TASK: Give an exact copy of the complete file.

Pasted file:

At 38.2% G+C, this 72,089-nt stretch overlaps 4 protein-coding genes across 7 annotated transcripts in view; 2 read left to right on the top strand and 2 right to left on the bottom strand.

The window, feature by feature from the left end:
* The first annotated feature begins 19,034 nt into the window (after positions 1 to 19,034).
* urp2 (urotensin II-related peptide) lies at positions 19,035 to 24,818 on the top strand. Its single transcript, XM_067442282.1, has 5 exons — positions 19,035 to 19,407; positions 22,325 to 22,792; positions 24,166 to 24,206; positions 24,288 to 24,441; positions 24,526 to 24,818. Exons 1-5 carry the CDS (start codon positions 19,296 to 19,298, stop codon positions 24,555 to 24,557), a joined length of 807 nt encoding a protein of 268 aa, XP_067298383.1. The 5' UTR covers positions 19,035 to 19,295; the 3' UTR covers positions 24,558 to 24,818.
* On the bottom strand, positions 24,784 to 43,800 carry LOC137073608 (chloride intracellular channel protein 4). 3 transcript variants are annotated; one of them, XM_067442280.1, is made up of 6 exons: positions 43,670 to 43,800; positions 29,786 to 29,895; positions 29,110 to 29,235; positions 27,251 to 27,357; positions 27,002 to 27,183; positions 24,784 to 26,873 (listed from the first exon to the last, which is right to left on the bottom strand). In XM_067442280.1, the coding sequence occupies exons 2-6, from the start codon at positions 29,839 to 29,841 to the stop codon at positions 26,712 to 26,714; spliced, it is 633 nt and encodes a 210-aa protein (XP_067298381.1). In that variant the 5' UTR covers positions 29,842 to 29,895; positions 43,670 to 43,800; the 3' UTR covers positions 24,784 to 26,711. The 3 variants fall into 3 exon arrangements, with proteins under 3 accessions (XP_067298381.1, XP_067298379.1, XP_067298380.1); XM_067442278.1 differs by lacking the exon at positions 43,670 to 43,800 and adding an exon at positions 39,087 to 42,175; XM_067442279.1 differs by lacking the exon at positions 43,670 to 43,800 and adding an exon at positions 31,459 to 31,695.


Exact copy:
At 38.2% G+C, this 72,089-nt stretch overlaps 4 protein-coding genes across 7 annotated transcripts in view; 2 read left to right on the top strand and 2 right to left on the bottom strand.

The window, feature by feature from the left end:
* The first annotated feature begins 19,034 nt into the window (after positions 1 to 19,034).
* urp2 (urotensin II-related peptide) lies at positions 19,035 to 24,818 on the top strand. Its single transcript, XM_067442282.1, has 5 exons — positions 19,035 to 19,407; positions 22,325 to 22,792; positions 24,166 to 24,206; positions 24,288 to 24,441; positions 24,526 to 24,818. Exons 1-5 carry the CDS (start codon positions 19,296 to 19,298, stop codon positions 24,555 to 24,557), a joined length of 807 nt encoding a protein of 268 aa, XP_067298383.1. The 5' UTR covers positions 19,035 to 19,295; the 3' UTR covers positions 24,558 to 24,818.
* On the bottom strand, positions 24,784 to 43,800 carry LOC137073608 (chloride intracellular channel protein 4). 3 transcript variants are annotated; one of them, XM_067442280.1, is made up of 6 exons: positions 43,670 to 43,800; positions 29,786 to 29,895; positions 29,110 to 29,235; positions 27,251 to 27,357; positions 27,002 to 27,183; positions 24,784 to 26,873 (listed from the first exon to the last, which is right to left on the bottom strand). In XM_067442280.1, the coding sequence occupies exons 2-6, from the start codon at positions 29,839 to 29,841 to the stop codon at positions 26,712 to 26,714; spliced, it is 633 nt and encodes a 210-aa protein (XP_067298381.1). In that variant the 5' UTR covers positions 29,842 to 29,895; positions 43,670 to 43,800; the 3' UTR covers positions 24,784 to 26,711. The 3 variants fall into 3 exon arrangements, with proteins under 3 accessions (XP_067298381.1, XP_067298379.1, XP_067298380.1); XM_067442278.1 differs by lacking the exon at positions 43,670 to 43,800 and adding an exon at positions 39,087 to 42,175; XM_067442279.1 differs by lacking the exon at positions 43,670 to 43,800 and adding an exon at positions 31,459 to 31,695.